Red bone marrow can become stimulated and metabolically active as a rebound phenomenon after chemotherapy, in response to severe or chronic hemorrhage, or by bone marrow stimulants used in oncology patients (e.g., granulocyte-colony stimulating factor, erythropoietin or interleukin-3) [1–5]. In such settings, bone marrow uptake of 18F-FDG at PET can be markedly increased and simulate diffuse metastatic disease (Figure 100.1).
An incorrect diagnosis of metastases due to increased FDG uptake at PET by red marrow conversion could lead to unnecessary additional treatment or inappropriate changes in management . Conversely, it is also possible that this appearance could mask true bone metastases [5, 6].
Typical clinical scenario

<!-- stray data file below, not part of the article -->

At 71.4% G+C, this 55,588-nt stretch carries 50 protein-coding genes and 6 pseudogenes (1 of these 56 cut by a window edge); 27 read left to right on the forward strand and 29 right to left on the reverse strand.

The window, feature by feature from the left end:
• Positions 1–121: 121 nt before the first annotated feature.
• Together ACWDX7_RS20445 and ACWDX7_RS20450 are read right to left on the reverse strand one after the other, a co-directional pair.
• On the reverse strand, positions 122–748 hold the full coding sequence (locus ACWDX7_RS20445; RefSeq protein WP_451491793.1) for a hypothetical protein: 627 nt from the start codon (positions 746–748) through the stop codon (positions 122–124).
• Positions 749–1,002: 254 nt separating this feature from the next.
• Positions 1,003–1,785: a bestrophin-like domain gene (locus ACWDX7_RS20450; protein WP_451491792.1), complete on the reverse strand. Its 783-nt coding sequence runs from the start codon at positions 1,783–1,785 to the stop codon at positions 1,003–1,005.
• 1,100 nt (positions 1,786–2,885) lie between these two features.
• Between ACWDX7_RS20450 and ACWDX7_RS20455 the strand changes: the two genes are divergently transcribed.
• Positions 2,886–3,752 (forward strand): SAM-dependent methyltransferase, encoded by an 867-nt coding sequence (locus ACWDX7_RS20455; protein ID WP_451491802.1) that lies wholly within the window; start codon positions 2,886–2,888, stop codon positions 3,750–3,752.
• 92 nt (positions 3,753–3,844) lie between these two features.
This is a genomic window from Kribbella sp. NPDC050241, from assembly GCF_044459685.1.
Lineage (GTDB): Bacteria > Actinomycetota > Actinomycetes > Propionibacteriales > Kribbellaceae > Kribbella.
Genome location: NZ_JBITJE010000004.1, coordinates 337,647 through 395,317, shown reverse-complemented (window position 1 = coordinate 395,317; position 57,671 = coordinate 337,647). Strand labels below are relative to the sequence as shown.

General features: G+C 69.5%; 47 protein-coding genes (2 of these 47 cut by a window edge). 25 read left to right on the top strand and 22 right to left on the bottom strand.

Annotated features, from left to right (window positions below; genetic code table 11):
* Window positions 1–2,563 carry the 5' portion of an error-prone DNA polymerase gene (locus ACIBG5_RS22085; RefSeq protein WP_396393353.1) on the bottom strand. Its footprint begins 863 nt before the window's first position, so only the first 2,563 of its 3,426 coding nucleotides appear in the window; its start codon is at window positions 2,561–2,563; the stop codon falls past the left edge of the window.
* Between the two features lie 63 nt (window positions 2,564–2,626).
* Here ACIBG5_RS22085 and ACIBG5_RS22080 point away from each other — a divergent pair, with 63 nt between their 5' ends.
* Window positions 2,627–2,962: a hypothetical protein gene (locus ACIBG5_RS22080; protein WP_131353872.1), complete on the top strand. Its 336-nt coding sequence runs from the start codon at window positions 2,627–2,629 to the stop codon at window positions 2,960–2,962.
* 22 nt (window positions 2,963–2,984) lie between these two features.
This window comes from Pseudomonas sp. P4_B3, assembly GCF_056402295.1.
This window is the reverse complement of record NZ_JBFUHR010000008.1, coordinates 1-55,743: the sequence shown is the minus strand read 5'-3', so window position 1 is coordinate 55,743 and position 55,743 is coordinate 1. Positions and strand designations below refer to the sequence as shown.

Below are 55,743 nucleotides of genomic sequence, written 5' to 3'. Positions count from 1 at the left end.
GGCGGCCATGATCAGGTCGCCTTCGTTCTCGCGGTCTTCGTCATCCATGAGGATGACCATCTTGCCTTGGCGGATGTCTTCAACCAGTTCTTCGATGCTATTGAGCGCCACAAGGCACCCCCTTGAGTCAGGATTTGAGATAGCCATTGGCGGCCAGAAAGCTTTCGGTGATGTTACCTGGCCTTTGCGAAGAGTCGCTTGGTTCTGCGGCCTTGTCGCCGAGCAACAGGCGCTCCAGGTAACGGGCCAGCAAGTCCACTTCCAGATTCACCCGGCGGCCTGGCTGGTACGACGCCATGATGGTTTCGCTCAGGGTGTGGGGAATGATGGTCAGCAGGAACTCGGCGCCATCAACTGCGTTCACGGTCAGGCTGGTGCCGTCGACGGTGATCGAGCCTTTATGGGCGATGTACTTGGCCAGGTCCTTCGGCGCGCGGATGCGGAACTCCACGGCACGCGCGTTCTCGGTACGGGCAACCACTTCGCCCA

Increased bone marrow activity at PET has been reported primarily in cancer patients treated with colony stimulating factors.
The main differential consideration for widespread bone marrow uptake of FDG by converted red marrow is diffuse medullary metastases (Figure 100.2). In practice, medullary metastases are usually focal while red marrow conversion is usually diffuse, but this rule is not absolute – medullary metastases are occasionally diffuse  and red marrow conversion is occasionally focal [8, 9]. The evolution of these abnormalities over time may allow accurate differentiation. If critical to pending management decisions, biopsy may be required.